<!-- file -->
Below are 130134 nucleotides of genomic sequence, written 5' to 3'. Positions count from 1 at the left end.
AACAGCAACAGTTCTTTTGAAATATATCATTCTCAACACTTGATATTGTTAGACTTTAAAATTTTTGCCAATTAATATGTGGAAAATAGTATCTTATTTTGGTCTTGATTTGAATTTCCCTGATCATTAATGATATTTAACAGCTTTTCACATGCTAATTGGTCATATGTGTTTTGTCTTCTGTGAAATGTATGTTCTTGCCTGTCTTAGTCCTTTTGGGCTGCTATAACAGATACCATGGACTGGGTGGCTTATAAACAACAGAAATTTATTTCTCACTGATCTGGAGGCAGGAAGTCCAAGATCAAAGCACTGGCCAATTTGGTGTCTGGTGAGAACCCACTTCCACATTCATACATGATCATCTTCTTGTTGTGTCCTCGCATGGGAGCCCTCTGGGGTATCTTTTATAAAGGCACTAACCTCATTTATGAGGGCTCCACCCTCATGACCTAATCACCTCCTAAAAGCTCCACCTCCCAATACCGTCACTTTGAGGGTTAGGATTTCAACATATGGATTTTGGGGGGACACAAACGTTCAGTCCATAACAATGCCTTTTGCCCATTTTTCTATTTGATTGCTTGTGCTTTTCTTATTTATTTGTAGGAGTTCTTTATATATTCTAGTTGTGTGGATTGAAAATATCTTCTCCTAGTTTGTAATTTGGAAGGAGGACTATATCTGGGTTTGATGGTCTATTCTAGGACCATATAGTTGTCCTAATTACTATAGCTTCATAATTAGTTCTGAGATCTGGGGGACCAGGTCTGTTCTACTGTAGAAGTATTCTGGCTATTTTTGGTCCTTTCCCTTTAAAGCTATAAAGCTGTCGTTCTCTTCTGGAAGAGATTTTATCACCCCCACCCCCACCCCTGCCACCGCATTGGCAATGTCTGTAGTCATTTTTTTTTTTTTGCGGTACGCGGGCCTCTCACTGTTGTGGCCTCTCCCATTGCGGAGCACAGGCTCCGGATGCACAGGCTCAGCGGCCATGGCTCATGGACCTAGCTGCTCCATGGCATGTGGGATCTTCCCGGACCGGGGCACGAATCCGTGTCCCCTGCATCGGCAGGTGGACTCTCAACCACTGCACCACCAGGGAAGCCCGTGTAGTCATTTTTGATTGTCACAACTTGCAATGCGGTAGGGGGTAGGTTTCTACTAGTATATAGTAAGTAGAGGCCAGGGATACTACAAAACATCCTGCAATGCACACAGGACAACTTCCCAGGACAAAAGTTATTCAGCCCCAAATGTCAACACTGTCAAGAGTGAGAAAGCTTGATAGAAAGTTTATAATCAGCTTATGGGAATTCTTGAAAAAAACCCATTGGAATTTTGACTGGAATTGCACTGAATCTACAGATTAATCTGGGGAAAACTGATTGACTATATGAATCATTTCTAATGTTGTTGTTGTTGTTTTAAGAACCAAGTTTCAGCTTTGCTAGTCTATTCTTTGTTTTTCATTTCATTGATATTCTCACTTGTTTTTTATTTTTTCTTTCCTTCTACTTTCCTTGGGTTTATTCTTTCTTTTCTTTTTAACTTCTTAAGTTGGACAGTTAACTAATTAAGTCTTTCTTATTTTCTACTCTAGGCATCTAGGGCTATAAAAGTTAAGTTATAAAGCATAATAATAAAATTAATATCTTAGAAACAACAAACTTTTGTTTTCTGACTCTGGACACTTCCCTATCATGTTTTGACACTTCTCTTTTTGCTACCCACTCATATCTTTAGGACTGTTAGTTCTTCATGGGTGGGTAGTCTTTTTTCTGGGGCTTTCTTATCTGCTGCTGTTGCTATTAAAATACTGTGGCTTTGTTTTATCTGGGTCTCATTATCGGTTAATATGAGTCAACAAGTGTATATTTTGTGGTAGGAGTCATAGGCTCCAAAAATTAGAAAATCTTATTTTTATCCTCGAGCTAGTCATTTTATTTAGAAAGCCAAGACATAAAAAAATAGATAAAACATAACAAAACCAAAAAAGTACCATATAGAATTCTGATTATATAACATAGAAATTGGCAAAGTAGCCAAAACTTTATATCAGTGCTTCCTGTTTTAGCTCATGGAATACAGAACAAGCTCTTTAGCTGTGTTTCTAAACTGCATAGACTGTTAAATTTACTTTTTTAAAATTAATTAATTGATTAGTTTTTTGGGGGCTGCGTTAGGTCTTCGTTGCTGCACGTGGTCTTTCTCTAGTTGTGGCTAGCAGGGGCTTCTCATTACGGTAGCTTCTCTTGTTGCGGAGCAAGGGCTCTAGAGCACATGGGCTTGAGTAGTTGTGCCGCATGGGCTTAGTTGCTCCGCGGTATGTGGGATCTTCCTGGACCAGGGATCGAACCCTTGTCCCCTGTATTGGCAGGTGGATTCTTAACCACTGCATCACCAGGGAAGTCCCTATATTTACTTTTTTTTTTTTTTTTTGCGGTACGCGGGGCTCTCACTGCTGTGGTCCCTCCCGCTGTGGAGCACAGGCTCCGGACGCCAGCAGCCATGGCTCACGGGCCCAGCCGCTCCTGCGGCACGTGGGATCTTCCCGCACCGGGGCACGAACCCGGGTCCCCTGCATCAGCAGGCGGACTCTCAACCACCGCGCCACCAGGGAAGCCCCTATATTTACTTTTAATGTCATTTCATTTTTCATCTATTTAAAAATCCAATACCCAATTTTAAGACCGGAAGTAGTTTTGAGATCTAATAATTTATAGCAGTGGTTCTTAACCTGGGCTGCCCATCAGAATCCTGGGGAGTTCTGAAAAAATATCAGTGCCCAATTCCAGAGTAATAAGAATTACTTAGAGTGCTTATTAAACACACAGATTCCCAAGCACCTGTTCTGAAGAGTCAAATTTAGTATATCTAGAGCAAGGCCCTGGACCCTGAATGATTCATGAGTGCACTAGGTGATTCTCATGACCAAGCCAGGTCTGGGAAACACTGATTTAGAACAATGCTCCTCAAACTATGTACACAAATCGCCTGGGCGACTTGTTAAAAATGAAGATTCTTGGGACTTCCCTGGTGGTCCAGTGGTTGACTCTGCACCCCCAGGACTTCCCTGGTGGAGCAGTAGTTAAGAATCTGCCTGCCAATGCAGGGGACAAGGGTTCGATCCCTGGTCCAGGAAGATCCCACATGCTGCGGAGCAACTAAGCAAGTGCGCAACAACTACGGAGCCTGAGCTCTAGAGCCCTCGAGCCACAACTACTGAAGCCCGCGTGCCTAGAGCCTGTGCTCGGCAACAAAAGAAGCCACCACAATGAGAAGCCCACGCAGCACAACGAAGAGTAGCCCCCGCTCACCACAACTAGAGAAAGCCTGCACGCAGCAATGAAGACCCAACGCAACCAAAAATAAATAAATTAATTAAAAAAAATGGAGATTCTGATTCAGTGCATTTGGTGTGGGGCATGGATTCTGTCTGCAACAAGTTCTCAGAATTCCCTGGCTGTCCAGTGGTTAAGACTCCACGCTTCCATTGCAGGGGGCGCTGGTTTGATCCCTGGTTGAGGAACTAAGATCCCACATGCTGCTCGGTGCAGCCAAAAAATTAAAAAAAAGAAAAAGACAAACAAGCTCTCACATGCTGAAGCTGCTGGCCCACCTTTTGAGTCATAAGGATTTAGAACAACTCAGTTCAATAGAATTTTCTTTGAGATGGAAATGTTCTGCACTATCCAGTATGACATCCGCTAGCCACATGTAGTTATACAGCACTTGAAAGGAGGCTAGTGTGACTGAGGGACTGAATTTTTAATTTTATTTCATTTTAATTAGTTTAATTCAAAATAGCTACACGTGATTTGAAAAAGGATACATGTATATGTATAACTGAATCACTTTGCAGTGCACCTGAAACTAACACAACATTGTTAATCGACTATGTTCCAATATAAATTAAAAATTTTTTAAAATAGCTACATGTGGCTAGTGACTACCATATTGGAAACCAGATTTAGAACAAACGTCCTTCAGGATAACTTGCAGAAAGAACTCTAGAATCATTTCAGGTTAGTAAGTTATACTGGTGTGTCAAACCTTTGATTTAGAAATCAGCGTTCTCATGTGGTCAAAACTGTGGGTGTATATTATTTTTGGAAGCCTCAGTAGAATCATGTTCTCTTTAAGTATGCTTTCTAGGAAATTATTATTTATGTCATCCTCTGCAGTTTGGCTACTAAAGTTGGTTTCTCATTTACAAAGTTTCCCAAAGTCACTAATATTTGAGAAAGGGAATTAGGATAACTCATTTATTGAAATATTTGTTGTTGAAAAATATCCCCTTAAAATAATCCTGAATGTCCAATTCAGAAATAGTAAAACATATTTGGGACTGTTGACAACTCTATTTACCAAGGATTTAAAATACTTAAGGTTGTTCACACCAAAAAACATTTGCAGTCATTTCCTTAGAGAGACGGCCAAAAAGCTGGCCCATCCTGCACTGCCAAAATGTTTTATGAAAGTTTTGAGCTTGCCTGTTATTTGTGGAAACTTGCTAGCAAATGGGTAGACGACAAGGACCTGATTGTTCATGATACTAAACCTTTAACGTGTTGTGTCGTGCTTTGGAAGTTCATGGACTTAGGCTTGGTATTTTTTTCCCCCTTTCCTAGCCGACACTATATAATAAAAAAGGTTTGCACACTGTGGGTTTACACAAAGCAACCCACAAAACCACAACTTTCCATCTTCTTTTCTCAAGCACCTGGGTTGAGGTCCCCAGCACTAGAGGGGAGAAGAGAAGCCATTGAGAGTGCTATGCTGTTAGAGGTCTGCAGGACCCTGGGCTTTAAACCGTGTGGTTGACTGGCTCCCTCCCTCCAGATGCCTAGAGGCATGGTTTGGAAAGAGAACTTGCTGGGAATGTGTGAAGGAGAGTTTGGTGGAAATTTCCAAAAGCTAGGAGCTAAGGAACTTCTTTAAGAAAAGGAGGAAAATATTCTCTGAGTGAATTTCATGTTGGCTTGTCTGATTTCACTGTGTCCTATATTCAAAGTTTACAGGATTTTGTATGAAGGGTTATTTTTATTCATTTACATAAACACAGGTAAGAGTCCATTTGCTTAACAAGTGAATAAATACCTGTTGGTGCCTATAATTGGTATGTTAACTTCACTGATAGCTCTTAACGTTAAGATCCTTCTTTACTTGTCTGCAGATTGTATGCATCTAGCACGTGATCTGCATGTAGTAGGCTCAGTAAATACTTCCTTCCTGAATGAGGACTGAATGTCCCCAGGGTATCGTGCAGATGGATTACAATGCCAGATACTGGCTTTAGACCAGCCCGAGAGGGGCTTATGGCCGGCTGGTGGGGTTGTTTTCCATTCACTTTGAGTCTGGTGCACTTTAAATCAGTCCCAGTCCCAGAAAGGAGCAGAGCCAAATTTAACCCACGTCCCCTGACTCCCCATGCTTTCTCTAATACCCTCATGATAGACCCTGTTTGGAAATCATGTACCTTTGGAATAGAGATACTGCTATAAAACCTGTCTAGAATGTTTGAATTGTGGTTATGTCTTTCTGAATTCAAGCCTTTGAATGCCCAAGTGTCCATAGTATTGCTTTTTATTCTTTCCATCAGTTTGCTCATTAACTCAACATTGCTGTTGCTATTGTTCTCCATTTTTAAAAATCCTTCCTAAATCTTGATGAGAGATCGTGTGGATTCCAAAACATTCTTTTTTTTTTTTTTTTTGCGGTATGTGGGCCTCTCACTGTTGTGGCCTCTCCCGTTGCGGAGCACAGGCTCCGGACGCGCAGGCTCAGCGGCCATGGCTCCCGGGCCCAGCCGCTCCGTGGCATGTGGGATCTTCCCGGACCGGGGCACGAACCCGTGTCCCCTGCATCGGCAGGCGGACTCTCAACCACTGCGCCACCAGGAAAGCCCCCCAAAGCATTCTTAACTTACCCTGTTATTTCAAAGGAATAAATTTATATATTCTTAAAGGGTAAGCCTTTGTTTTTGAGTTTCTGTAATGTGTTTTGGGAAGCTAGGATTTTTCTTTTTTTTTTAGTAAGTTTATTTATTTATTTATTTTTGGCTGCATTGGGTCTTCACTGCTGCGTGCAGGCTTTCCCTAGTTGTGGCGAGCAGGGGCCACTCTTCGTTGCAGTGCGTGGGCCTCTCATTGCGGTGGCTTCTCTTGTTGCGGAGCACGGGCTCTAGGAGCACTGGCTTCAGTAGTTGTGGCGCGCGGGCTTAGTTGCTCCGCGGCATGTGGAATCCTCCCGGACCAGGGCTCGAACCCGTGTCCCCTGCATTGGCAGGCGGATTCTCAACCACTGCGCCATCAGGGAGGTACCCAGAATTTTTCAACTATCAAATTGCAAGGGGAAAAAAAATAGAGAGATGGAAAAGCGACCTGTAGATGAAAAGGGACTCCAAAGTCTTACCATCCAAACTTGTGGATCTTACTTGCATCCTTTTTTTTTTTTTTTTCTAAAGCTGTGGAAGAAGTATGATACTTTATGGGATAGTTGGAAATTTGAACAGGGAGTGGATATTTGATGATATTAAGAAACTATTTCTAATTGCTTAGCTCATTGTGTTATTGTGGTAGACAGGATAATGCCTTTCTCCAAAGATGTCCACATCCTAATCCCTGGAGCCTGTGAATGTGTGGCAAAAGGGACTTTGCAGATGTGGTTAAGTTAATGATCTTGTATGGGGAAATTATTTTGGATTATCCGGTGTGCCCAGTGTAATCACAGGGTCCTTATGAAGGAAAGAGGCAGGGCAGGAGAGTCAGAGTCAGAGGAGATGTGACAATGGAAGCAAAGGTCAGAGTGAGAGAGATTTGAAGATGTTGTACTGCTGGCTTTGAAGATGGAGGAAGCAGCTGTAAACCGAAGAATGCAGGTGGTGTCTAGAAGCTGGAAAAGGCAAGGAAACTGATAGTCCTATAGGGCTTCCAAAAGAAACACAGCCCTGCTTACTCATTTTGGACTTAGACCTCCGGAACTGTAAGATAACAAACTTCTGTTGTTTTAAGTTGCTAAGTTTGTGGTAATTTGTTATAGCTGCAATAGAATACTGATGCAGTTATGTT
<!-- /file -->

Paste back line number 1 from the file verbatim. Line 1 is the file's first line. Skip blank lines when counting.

Below are 130134 nucleotides of genomic sequence, written 5' to 3'. Positions count from 1 at the left end.